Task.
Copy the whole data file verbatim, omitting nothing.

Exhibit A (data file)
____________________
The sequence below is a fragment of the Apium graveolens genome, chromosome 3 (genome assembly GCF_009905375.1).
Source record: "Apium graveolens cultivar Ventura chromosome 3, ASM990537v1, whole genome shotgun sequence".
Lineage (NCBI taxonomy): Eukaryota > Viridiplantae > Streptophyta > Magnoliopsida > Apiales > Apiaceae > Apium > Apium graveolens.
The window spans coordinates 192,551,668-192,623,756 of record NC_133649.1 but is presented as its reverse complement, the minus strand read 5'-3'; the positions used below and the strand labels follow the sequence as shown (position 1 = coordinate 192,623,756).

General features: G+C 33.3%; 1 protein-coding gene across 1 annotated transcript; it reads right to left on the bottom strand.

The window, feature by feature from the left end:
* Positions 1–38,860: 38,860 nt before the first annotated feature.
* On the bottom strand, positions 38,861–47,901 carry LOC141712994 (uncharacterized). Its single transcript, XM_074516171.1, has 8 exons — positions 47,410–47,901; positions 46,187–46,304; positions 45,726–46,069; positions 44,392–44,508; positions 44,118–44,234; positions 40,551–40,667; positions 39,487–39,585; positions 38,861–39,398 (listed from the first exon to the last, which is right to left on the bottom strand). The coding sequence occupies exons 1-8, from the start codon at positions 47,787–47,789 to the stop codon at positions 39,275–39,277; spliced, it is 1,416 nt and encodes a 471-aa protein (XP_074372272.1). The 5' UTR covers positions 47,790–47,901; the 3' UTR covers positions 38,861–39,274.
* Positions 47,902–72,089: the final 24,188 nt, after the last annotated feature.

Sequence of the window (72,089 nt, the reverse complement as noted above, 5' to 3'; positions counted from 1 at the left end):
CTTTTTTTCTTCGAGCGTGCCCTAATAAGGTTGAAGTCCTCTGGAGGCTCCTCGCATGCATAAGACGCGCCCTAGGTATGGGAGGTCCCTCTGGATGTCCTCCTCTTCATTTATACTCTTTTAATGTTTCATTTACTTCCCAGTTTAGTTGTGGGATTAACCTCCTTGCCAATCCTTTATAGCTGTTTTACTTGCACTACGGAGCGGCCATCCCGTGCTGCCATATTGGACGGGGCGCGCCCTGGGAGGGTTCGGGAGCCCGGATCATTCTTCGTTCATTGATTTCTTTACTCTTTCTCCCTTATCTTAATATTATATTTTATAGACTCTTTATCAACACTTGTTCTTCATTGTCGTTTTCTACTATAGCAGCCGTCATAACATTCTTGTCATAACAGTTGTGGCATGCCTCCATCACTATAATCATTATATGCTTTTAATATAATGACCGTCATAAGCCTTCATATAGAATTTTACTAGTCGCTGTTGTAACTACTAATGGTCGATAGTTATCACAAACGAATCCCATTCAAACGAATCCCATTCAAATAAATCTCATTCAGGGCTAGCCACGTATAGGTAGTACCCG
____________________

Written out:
The sequence below is a fragment of the Apium graveolens genome, chromosome 3 (genome assembly GCF_009905375.1).
Source record: "Apium graveolens cultivar Ventura chromosome 3, ASM990537v1, whole genome shotgun sequence".
Lineage (NCBI taxonomy): Eukaryota > Viridiplantae > Streptophyta > Magnoliopsida > Apiales > Apiaceae > Apium > Apium graveolens.
The window spans coordinates 192,551,668-192,623,756 of record NC_133649.1 but is presented as its reverse complement, the minus strand read 5'-3'; the positions used below and the strand labels follow the sequence as shown (position 1 = coordinate 192,623,756).

General features: G+C 33.3%; 1 protein-coding gene across 1 annotated transcript; it reads right to left on the bottom strand.

The window, feature by feature from the left end:
* Positions 1–38,860: 38,860 nt before the first annotated feature.
* On the bottom strand, positions 38,861–47,901 carry LOC141712994 (uncharacterized). Its single transcript, XM_074516171.1, has 8 exons — positions 47,410–47,901; positions 46,187–46,304; positions 45,726–46,069; positions 44,392–44,508; positions 44,118–44,234; positions 40,551–40,667; positions 39,487–39,585; positions 38,861–39,398 (listed from the first exon to the last, which is right to left on the bottom strand). The coding sequence occupies exons 1-8, from the start codon at positions 47,787–47,789 to the stop codon at positions 39,275–39,277; spliced, it is 1,416 nt and encodes a 471-aa protein (XP_074372272.1). The 5' UTR covers positions 47,790–47,901; the 3' UTR covers positions 38,861–39,274.
* Positions 47,902–72,089: the final 24,188 nt, after the last annotated feature.

Sequence of the window (72,089 nt, the reverse complement as noted above, 5' to 3'; positions counted from 1 at the left end):
CTTTTTTTCTTCGAGCGTGCCCTAATAAGGTTGAAGTCCTCTGGAGGCTCCTCGCATGCATAAGACGCGCCCTAGGTATGGGAGGTCCCTCTGGATGTCCTCCTCTTCATTTATACTCTTTTAATGTTTCATTTACTTCCCAGTTTAGTTGTGGGATTAACCTCCTTGCCAATCCTTTATAGCTGTTTTACTTGCACTACGGAGCGGCCATCCCGTGCTGCCATATTGGACGGGGCGCGCCCTGGGAGGGTTCGGGAGCCCGGATCATTCTTCGTTCATTGATTTCTTTACTCTTTCTCCCTTATCTTAATATTATATTTTATAGACTCTTTATCAACACTTGTTCTTCATTGTCGTTTTCTACTATAGCAGCCGTCATAACATTCTTGTCATAACAGTTGTGGCATGCCTCCATCACTATAATCATTATATGCTTTTAATATAATGACCGTCATAAGCCTTCATATAGAATTTTACTAGTCGCTGTTGTAACTACTAATGGTCGATAGTTATCACAAACGAATCCCATTCAAACGAATCCCATTCAAATAAATCTCATTCAGGGCTAGCCACGTATAGGTAGTACCCG